For a long time now, the psychology genre has been dominated by the likes of Elfen Lied, Higurashi, Monster and Requiem for a Phantom. All these anime looked at psychology as the mindset of a murderer or the troubled past of the protagonist, and there were also shows like Death Note, which focused on the mental abilities of two geniuses. This has been the way anime have defined the psychology genre for years.
But, as always, along comes a player that changes the way the game is played.
Aoi Bungaku Series thrusts you into the shows of the protagonists and synchronizes their brain to yours. It gives you a spectacularly detailed insight into their thoughts and feelings, all while following an intense storyline.
The show is the anime adaptation of several literary masterpieces in Japan (much like Ayakashi Classic Japanese Horror), some of them dating back to the late 1920s. ABS portrays six such immortal classics, each of them highlighting the complex and fickle nature of the human mind. Except for the first arc, each arc lasts only two episodes. Writing an in-depth analysis of each of the stories would be giving away too much and might ruin the experience. If you want absolutely no spoilers, then I recommend you do not read the MAL synopsis either, as it contains nearly half the story. Here’s a quick breakdown of the basic elements of each of the stories, while keeping the spoilers to a bare minimum:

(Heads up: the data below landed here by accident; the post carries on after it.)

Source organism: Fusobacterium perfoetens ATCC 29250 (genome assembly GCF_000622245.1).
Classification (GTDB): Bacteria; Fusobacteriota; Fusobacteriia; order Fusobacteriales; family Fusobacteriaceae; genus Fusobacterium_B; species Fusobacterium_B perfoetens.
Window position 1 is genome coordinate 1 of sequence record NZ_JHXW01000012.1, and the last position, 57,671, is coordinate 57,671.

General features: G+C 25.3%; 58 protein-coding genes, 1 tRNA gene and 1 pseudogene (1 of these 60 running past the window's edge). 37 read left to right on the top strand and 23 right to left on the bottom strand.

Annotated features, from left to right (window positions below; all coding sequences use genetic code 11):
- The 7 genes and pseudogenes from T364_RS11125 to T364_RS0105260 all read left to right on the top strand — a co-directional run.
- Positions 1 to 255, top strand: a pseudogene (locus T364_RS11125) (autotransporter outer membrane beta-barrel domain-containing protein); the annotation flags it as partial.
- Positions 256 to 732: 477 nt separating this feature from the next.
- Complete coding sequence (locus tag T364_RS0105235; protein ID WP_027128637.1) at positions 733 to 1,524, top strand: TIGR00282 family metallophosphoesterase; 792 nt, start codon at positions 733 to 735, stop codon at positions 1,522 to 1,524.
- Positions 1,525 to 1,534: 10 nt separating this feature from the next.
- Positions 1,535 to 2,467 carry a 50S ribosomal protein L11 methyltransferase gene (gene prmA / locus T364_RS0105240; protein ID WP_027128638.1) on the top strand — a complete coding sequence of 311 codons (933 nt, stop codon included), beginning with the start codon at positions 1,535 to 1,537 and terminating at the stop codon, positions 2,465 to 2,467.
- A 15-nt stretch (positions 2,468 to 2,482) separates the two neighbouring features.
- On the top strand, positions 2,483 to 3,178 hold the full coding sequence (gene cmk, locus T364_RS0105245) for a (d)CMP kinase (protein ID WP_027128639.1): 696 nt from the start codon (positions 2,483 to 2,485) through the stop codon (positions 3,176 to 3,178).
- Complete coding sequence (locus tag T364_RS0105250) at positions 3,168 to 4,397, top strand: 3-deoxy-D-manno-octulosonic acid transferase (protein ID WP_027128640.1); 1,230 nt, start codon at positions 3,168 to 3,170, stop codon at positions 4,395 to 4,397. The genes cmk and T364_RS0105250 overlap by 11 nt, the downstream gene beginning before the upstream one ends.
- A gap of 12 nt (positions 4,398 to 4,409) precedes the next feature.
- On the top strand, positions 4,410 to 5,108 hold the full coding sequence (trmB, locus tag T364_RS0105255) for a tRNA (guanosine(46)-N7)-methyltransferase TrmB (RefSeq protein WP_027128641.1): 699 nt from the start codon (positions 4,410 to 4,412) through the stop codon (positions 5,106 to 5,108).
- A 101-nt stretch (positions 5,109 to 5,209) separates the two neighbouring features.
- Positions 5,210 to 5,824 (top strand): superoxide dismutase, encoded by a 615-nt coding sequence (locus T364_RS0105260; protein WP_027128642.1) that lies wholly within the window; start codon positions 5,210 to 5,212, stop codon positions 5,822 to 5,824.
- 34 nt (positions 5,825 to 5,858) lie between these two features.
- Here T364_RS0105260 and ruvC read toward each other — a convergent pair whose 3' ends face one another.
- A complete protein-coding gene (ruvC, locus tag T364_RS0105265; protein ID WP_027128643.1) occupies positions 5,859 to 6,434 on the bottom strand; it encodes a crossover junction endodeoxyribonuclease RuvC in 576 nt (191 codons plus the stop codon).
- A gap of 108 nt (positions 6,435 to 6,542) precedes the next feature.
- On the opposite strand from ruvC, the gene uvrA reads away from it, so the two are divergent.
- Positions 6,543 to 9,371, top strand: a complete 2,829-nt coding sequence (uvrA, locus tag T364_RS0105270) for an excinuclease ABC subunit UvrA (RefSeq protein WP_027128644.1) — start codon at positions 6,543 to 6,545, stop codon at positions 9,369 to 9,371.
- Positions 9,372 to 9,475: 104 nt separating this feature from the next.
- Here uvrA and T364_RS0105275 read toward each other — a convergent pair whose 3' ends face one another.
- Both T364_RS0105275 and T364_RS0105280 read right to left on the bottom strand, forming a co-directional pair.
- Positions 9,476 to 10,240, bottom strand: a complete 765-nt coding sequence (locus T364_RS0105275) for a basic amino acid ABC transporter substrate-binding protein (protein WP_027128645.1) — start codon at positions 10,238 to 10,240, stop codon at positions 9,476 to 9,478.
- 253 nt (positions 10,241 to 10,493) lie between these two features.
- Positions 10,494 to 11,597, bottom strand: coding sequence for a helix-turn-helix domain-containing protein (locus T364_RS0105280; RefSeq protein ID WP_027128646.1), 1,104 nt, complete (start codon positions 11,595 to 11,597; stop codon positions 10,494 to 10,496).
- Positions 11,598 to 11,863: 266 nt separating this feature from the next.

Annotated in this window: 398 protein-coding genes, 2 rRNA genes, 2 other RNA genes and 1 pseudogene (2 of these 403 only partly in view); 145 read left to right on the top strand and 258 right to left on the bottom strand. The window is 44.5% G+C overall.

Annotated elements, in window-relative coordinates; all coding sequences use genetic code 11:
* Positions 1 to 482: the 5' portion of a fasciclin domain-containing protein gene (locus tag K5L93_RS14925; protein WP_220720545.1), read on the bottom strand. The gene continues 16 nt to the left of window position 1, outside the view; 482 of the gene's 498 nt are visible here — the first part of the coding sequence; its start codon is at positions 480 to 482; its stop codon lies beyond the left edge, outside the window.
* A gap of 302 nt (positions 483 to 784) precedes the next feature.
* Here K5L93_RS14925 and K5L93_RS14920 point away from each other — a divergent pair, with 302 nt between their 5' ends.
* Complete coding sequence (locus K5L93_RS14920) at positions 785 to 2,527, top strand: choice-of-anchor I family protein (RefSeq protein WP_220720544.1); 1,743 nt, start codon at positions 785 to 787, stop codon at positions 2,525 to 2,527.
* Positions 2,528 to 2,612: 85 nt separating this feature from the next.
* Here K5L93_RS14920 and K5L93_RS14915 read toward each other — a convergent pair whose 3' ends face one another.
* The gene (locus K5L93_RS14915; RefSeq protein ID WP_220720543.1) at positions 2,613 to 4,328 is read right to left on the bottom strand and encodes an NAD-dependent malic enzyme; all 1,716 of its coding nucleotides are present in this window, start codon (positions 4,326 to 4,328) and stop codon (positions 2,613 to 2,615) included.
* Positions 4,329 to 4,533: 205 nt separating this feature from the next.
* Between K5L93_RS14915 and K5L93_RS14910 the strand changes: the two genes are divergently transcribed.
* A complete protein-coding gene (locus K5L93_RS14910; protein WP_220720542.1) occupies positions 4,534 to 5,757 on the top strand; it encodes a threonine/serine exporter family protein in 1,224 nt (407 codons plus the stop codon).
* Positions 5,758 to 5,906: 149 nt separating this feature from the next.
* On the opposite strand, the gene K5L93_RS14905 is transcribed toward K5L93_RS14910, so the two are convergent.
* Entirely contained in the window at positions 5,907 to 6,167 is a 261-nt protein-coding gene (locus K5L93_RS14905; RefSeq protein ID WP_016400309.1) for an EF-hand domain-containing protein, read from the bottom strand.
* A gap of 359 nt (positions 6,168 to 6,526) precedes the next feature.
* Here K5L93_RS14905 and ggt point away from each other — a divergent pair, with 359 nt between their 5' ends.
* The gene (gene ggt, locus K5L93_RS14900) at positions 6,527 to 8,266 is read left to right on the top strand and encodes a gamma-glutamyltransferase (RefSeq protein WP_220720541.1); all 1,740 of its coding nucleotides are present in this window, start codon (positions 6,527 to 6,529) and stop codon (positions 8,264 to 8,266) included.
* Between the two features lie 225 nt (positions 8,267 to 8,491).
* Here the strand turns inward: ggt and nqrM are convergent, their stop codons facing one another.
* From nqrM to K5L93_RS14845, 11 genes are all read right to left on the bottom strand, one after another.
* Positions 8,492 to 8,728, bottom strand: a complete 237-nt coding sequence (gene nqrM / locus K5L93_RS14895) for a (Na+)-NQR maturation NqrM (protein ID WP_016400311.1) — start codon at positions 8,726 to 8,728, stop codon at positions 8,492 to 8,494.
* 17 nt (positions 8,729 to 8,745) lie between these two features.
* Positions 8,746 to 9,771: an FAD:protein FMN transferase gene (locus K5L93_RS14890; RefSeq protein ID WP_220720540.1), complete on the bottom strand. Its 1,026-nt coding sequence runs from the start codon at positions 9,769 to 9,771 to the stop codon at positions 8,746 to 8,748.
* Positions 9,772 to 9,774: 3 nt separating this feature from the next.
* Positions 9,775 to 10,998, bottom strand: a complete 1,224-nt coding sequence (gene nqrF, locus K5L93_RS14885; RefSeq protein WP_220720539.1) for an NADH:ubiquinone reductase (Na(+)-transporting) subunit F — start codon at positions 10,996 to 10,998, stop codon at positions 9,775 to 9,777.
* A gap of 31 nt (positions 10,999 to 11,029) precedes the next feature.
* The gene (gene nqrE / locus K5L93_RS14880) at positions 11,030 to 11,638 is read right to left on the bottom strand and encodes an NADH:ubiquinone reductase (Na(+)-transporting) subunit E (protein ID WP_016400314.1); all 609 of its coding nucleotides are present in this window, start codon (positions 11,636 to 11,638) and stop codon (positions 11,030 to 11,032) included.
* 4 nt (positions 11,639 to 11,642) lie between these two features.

(NOTE: Each arc is a completely different story, are in no way interrelated and can even be viewed as a standalone anime. That’s the primary reason why I’m reviewing each arc separately.)
No Longer Human – This classic, written by Dazai Osamu, focuses on a psychotic and troubled mind – that of a congressman’s son. Set in 1929, this dark and gloomy arc was the longest, lasting four episodes, which proves to be more than enough time to let the viewer unravel the protagonist’s twisted perceptions of society and how he bears the pressure of being crushed under the weight of his own ego. Drenched with sadness and pregnant with hope, each of those four episodes is memorable to say the least. After watching this arc, you understand why No Longer Human was the defining work of the author and the most read literary piece in Japan.
Under Cherries in Full Bloom – Probably the most bizarre two episodes of an anime I’ve ever seen in my life. Ango Sakaguchi, the author, tries to tell a tale of how people need to speak their minds in order to live a peaceful life. However, his idealistic approach on decadence falls short in this anime adaptation, because of unnecessary humor, inappropriate chibi animations and dreadfully boring jazzy songs. The sudden light-heartedness and lackadaisical pacing feels like a fish out of water after watching the melancholy and sorrowful No Longer Human.
Kokoro – Natsume Soseki is considered the Charles Dickens of Japan for good reason. I felt like I was drifting along in a sea filled with the characters’ emotions. When I talked about this anime being the game changer, I was mainly referring to this arc. It weaves a bittersweet story of love, lust, trust, jealousy and friendship.